Working together to strengthen and support noxious weed management efforts in Montana.


MSU Report for the Montana Noxious Weed Trust Fund Advisory Council

Wednesday, June 19th, 2013


This report for the Montana Noxious Weed Management Advisory Council was assembled in compliance with the Montana Noxious Weed Trust Fund Act and Administrative Rules which require an annual report from the Montana Agricultural Experiment Station and Montana State University Extension Service on current projects and future plans. This report is a compilation of major weed science research and education activities conducted by MSU over the past three years and includes highlights of funded Montana Noxious Weed Trust Fund grants as well as comprehensive reporting of all weed science research products and education funding and activities.

Montana Noxious Weed Trust Fund Projects 2010–2012

  • Biological Control of Common Tansy and Oxeye Daisy, Jeff Littlefield
  • Biological Control of Invasive Hawkweed and Tansy Ragwort, Jeff Littlefield
  • Biological Control of Russian Knapweed, Jeff Littlefield
  • Biological Control of Whitetop and Perennial Pepperweed,Jeff Littlefield
  • Can Biological Control and Targeted Sheep Grazing be Integrated to Suppress Spotted Knapweed?, Jeff Mosley
  • Cheatgrass Ecology and Integrated Management, Jane Mangold
  • Continental Divide Invasive Weed Barrier Zone, Kim Goodwin
  • Establishing and Monitoring Insectaries for Yellow Toadflax Biocontrol, David Weaver
  • Herbicide Resistance Extension Information for Montana Producers, William Dyer
  • Identifying and Testing Candidate Agents for Russian Olive Biocontrol, David Weaver
  • Implementing EDRR in Montana Using the INVADERS Database, Jane Mangold
  • Integration of Pathogens, Sheep, and Herbicides to Manage Cheatgrass, Fabian Menalled
  • Missouri River Watershed Coalition Coordination, Elizabeth Galli-Noble
  • Rangeland Revegetation Revisited, Jane Mangold        Saltcedar Effects on Mycorrhizal Fungal Communities and Screening of Native Species for Restoration, Erik Lehnhoff
  • Tall Buttercup Ecology and Integrated Management, Jane Mangold
  • Weed Free Borders Protection Program, Kim Goodwin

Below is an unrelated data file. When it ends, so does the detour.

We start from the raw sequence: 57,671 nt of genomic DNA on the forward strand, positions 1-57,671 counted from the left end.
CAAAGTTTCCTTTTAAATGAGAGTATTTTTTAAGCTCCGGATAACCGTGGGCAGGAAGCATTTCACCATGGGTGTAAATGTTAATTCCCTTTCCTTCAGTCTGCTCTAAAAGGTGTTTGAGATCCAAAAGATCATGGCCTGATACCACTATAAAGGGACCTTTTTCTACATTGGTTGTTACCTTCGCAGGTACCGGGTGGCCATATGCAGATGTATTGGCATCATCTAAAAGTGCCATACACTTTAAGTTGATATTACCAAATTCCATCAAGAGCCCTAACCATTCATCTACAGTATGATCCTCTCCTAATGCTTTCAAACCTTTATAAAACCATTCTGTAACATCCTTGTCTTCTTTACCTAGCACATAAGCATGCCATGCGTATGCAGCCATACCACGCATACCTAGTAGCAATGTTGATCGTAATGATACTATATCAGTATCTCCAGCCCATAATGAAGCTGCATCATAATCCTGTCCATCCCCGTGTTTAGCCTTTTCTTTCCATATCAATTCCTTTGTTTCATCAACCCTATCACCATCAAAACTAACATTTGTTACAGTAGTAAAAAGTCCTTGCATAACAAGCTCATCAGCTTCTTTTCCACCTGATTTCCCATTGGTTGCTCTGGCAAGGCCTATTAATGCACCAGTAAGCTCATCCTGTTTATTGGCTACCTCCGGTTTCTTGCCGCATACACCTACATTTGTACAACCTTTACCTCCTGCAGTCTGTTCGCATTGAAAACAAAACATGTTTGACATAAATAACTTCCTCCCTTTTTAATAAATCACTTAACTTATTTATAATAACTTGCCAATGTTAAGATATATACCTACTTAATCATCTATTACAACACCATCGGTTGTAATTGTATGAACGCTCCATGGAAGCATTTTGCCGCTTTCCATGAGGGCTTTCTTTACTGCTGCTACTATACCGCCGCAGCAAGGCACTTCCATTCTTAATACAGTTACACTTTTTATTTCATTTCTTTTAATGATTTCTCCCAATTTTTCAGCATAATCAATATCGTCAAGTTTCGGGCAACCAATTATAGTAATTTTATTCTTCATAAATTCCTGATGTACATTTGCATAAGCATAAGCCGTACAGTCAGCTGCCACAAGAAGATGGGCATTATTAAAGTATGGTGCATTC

• Weed Management Certification Program, Jane Mangold
  • Weed Seedling Identification Guide, Jane Mangold

Download a copy of the complete report 2013 MSU Annual Report to the MNWTF

An Overview of Targeted Grazing and the Montana Sheep Institute

Thursday, November 12th, 2009


By Becky Kington, Montana Weed Control Association Executive Director and Dr. Lisa Surber, Research Scientist, Montana Sheep Institute.

The following is an interview that was conducted on October 23, 2009, between Becky and Lisa regarding targeted grazing.

Sheep grazing dalmatian toadflax, photo credit: L. Surber

Sheep grazing dalmatian toadflax, photo credit: L. Surber

Lisa, the MSU Sheep Institute has been involved in numerous targeted grazing projects in Montana over the past few years, and I have to credit MSI with elevating targeted grazing as an integrated control method for noxious weeds. How many targeted grazing projects have you [MSI] been involved with over the years and what specific weeds have been chosen to experiment with?

The Montana Sheep Institute (MSI) oversees approximately 15 targeted grazing projects with monitoring sites utilizing sheep and goats from multiple sheep producers.  Montana Sheep Institute weed projects directly involved over 50,000 acres of weed-infested Montana rangeland and about 500 landowners. Currently major weed projects are targeted at leafy spurge, spotted knapweed and Dalmatian toadflax.